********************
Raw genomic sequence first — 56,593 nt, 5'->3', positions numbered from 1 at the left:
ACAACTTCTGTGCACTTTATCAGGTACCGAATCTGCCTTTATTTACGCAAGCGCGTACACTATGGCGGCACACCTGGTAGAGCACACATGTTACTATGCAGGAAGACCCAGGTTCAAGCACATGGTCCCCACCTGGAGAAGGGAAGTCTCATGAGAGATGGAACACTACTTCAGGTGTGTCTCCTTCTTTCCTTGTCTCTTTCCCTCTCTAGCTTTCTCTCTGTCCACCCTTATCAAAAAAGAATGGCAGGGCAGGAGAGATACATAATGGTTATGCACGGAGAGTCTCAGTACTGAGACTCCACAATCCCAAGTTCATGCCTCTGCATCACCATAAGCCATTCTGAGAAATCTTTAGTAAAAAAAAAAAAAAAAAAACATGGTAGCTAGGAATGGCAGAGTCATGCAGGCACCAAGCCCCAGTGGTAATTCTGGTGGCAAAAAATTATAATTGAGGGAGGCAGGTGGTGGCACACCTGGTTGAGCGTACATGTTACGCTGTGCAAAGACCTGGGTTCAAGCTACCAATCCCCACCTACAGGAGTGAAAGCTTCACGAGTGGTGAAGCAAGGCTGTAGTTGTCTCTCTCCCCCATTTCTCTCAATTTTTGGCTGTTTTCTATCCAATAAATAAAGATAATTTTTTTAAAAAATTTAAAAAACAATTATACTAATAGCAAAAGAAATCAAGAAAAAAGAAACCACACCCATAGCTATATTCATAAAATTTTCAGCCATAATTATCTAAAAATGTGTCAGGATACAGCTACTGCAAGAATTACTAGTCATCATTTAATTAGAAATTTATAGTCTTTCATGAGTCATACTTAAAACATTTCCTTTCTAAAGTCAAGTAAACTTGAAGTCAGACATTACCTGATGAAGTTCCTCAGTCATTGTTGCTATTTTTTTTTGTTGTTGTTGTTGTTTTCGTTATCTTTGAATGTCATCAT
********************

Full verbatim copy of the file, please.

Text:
Raw genomic sequence first — 56,593 nt, 5'->3', positions numbered from 1 at the left:
ACAACTTCTGTGCACTTTATCAGGTACCGAATCTGCCTTTATTTACGCAAGCGCGTACACTATGGCGGCACACCTGGTAGAGCACACATGTTACTATGCAGGAAGACCCAGGTTCAAGCACATGGTCCCCACCTGGAGAAGGGAAGTCTCATGAGAGATGGAACACTACTTCAGGTGTGTCTCCTTCTTTCCTTGTCTCTTTCCCTCTCTAGCTTTCTCTCTGTCCACCCTTATCAAAAAAGAATGGCAGGGCAGGAGAGATACATAATGGTTATGCACGGAGAGTCTCAGTACTGAGACTCCACAATCCCAAGTTCATGCCTCTGCATCACCATAAGCCATTCTGAGAAATCTTTAGTAAAAAAAAAAAAAAAAAAACATGGTAGCTAGGAATGGCAGAGTCATGCAGGCACCAAGCCCCAGTGGTAATTCTGGTGGCAAAAAATTATAATTGAGGGAGGCAGGTGGTGGCACACCTGGTTGAGCGTACATGTTACGCTGTGCAAAGACCTGGGTTCAAGCTACCAATCCCCACCTACAGGAGTGAAAGCTTCACGAGTGGTGAAGCAAGGCTGTAGTTGTCTCTCTCCCCCATTTCTCTCAATTTTTGGCTGTTTTCTATCCAATAAATAAAGATAATTTTTTTAAAAAATTTAAAAAACAATTATACTAATAGCAAAAGAAATCAAGAAAAAAGAAACCACACCCATAGCTATATTCATAAAATTTTCAGCCATAATTATCTAAAAATGTGTCAGGATACAGCTACTGCAAGAATTACTAGTCATCATTTAATTAGAAATTTATAGTCTTTCATGAGTCATACTTAAAACATTTCCTTTCTAAAGTCAAGTAAACTTGAAGTCAGACATTACCTGATGAAGTTCCTCAGTCATTGTTGCTATTTTTTTTTGTTGTTGTTGTTGTTTTCGTTATCTTTGAATGTCATCAT